Summer 2014: Soledad Miranda would’ve been 70. Nobody knew the site of the crash. Nobody knew the hospital she was taken to, the location of her funeral. Nobody knew where she was buried. Her partner, José Manuel Simões, a bit-part actor and former racing car driver, was at the wheel when they crashed in 1970. He escaped physically unscathed. She died. The stretch of road, a high-speed grave-trail between Estoril and Lisbon, became too crowded for more vehicles to follow that predetermined route to destruction. It is today the site of a Vegas-styled dementia garden and a deserted hotel. A symbolic stream steers through the astroturf and stops before the new road and an unconvincing harbour. Soledad was on her way to sign a major contract with Jesus Franco’s producer at the Eden Theatre (former cinema, now hotel—built by the preeminent Lisbon architect, Cassiano Branco), on Avenida de Liberdade. When asked in an interview how she would spend the last day of her life, she responded, “By not thinking about it.”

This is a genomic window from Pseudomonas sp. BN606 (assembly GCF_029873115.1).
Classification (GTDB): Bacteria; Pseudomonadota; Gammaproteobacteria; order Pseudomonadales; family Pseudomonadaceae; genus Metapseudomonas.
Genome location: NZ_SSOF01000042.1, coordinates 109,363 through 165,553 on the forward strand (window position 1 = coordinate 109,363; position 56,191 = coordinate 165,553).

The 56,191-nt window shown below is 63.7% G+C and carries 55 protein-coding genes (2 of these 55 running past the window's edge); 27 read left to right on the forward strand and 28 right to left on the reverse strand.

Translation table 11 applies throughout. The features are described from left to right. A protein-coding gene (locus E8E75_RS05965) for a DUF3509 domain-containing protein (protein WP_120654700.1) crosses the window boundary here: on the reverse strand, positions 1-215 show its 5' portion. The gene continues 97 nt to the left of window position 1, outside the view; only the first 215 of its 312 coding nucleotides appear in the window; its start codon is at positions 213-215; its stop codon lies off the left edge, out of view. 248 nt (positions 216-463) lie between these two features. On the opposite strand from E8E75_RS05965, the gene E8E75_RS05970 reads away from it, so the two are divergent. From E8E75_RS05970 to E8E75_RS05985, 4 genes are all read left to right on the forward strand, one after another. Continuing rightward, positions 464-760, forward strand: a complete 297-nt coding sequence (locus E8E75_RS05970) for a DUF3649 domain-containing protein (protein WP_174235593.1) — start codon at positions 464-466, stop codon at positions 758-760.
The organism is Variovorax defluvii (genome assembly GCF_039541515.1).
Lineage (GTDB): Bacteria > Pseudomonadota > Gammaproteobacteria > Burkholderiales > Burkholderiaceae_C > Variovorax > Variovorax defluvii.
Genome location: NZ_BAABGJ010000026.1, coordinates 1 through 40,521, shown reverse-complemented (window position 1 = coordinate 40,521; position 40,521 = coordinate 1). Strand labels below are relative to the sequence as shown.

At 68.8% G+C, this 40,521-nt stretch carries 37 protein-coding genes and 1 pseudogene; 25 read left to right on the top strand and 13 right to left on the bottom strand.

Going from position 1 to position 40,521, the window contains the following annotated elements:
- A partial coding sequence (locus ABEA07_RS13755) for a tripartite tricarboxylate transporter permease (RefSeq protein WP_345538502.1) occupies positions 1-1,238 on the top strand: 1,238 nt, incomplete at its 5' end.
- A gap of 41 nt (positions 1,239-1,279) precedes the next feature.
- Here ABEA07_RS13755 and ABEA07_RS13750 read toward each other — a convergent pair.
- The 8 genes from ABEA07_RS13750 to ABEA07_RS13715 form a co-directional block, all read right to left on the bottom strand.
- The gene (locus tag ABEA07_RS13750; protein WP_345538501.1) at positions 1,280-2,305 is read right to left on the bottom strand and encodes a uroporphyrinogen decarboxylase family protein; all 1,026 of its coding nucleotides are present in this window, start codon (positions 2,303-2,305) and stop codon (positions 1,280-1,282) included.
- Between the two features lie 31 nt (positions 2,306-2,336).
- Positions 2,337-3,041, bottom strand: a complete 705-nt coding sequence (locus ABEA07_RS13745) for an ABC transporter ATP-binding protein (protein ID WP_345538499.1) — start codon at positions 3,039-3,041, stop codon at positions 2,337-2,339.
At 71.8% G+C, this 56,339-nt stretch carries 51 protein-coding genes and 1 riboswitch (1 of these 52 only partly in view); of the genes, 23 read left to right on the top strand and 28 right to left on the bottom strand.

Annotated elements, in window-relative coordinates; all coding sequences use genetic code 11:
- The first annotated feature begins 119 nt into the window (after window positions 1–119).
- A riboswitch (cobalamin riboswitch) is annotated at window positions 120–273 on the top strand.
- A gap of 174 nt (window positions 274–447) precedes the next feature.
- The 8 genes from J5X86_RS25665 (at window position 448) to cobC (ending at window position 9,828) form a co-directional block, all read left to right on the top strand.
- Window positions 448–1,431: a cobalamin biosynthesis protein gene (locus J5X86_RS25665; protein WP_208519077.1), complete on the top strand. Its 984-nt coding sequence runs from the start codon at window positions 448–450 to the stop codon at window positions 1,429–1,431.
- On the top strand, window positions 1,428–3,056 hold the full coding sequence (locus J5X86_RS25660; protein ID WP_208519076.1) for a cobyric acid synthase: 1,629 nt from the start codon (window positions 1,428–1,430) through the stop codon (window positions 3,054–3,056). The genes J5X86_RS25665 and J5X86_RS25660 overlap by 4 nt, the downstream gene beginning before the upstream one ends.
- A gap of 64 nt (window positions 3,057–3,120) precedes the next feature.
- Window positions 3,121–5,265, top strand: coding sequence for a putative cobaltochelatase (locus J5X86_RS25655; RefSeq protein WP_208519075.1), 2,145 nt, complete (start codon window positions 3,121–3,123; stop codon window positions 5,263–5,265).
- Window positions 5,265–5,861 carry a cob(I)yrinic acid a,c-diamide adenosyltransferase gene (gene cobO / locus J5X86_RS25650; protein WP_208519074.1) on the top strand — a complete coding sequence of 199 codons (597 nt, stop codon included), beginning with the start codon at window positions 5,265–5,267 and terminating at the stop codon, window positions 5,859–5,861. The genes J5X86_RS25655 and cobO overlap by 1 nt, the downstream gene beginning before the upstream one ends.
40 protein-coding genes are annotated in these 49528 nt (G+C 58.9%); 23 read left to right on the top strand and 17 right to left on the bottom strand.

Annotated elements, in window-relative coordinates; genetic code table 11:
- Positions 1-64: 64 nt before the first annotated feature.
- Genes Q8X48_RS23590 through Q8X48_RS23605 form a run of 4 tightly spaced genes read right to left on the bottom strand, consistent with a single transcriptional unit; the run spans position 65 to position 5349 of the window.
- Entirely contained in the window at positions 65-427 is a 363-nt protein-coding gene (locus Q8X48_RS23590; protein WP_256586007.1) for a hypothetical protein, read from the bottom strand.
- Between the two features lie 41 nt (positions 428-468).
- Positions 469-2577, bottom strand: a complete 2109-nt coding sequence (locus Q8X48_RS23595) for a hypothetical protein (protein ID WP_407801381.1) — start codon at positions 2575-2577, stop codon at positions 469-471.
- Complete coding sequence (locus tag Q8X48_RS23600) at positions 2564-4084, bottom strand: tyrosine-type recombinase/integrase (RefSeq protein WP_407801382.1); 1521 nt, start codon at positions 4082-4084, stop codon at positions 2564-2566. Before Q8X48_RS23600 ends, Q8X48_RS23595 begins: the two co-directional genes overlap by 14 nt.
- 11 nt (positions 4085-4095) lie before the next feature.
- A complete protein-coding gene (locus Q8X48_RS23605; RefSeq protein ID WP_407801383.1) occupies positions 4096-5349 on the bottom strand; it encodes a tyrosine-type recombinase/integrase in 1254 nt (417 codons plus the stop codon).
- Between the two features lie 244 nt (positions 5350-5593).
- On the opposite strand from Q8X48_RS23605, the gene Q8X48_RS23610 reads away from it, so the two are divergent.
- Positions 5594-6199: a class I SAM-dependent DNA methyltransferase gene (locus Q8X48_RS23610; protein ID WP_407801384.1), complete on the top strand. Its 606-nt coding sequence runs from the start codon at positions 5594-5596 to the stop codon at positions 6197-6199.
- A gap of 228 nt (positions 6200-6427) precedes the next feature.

Winstanley Schtinter to Gabriela Soares,
July 18th

Update: hidden at the Spanish Film Archive in Madrid there is a film deemed “too dangerous” to see. It is a promotional short for the Lisbon tourism board, and it is how Miranda met José. Performing as a couple on a firing-squad-worthy tourist jaunt, the two exit down that same decisive road. I am convinced that the film’s final cut (to black) is at the point they revisited those years later; the point the stream stops.